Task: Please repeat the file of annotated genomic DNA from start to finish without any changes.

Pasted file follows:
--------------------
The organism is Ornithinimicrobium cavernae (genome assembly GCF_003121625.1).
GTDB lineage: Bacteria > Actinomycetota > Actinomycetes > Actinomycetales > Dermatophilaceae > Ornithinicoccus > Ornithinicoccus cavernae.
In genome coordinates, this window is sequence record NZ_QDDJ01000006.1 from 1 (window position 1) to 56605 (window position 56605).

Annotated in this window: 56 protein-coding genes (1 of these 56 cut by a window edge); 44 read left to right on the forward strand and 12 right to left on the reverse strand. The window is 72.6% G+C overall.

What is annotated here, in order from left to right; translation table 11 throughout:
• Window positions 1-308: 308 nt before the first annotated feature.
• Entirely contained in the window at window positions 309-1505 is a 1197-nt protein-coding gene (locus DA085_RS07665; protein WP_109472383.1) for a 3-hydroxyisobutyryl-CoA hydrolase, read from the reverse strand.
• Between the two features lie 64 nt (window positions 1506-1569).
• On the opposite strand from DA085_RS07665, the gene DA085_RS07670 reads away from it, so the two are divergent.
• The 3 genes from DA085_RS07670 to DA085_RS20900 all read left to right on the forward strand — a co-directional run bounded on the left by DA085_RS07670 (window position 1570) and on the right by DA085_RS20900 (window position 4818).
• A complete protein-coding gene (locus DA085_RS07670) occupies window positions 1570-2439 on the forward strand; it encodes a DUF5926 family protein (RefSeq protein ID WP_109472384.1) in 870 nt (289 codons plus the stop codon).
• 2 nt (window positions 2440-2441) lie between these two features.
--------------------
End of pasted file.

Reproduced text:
The organism is Ornithinimicrobium cavernae (genome assembly GCF_003121625.1).
GTDB lineage: Bacteria > Actinomycetota > Actinomycetes > Actinomycetales > Dermatophilaceae > Ornithinicoccus > Ornithinicoccus cavernae.
In genome coordinates, this window is sequence record NZ_QDDJ01000006.1 from 1 (window position 1) to 56605 (window position 56605).

Annotated in this window: 56 protein-coding genes (1 of these 56 cut by a window edge); 44 read left to right on the forward strand and 12 right to left on the reverse strand. The window is 72.6% G+C overall.

What is annotated here, in order from left to right; translation table 11 throughout:
• Window positions 1-308: 308 nt before the first annotated feature.
• Entirely contained in the window at window positions 309-1505 is a 1197-nt protein-coding gene (locus DA085_RS07665; protein WP_109472383.1) for a 3-hydroxyisobutyryl-CoA hydrolase, read from the reverse strand.
• Between the two features lie 64 nt (window positions 1506-1569).
• On the opposite strand from DA085_RS07665, the gene DA085_RS07670 reads away from it, so the two are divergent.
• The 3 genes from DA085_RS07670 to DA085_RS20900 all read left to right on the forward strand — a co-directional run bounded on the left by DA085_RS07670 (window position 1570) and on the right by DA085_RS20900 (window position 4818).
• A complete protein-coding gene (locus DA085_RS07670) occupies window positions 1570-2439 on the forward strand; it encodes a DUF5926 family protein (RefSeq protein ID WP_109472384.1) in 870 nt (289 codons plus the stop codon).
• 2 nt (window positions 2440-2441) lie between these two features.